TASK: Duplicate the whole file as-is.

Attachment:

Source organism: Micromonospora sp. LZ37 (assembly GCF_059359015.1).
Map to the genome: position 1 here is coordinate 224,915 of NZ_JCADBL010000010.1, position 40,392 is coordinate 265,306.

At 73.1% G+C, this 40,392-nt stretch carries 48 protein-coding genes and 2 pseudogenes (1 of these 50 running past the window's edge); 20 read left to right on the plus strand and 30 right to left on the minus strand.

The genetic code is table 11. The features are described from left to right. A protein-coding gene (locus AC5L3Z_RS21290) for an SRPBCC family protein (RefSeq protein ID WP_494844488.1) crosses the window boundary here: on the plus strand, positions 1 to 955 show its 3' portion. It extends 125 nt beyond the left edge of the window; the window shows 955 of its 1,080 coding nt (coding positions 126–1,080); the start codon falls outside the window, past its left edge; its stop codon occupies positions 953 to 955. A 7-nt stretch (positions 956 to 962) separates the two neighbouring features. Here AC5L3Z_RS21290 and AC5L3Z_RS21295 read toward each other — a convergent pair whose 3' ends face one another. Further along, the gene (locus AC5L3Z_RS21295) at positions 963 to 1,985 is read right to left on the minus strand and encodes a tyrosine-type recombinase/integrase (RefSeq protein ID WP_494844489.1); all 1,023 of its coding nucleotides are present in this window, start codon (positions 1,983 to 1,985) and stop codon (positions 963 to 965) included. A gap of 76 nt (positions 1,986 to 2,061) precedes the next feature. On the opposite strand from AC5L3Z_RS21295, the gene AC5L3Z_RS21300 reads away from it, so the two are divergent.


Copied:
Source organism: Micromonospora sp. LZ37 (assembly GCF_059359015.1).
Map to the genome: position 1 here is coordinate 224,915 of NZ_JCADBL010000010.1, position 40,392 is coordinate 265,306.

At 73.1% G+C, this 40,392-nt stretch carries 48 protein-coding genes and 2 pseudogenes (1 of these 50 running past the window's edge); 20 read left to right on the plus strand and 30 right to left on the minus strand.

The genetic code is table 11. The features are described from left to right. A protein-coding gene (locus AC5L3Z_RS21290) for an SRPBCC family protein (RefSeq protein ID WP_494844488.1) crosses the window boundary here: on the plus strand, positions 1 to 955 show its 3' portion. It extends 125 nt beyond the left edge of the window; the window shows 955 of its 1,080 coding nt (coding positions 126–1,080); the start codon falls outside the window, past its left edge; its stop codon occupies positions 953 to 955. A 7-nt stretch (positions 956 to 962) separates the two neighbouring features. Here AC5L3Z_RS21290 and AC5L3Z_RS21295 read toward each other — a convergent pair whose 3' ends face one another. Further along, the gene (locus AC5L3Z_RS21295) at positions 963 to 1,985 is read right to left on the minus strand and encodes a tyrosine-type recombinase/integrase (RefSeq protein ID WP_494844489.1); all 1,023 of its coding nucleotides are present in this window, start codon (positions 1,983 to 1,985) and stop codon (positions 963 to 965) included. A gap of 76 nt (positions 1,986 to 2,061) precedes the next feature. On the opposite strand from AC5L3Z_RS21295, the gene AC5L3Z_RS21300 reads away from it, so the two are divergent.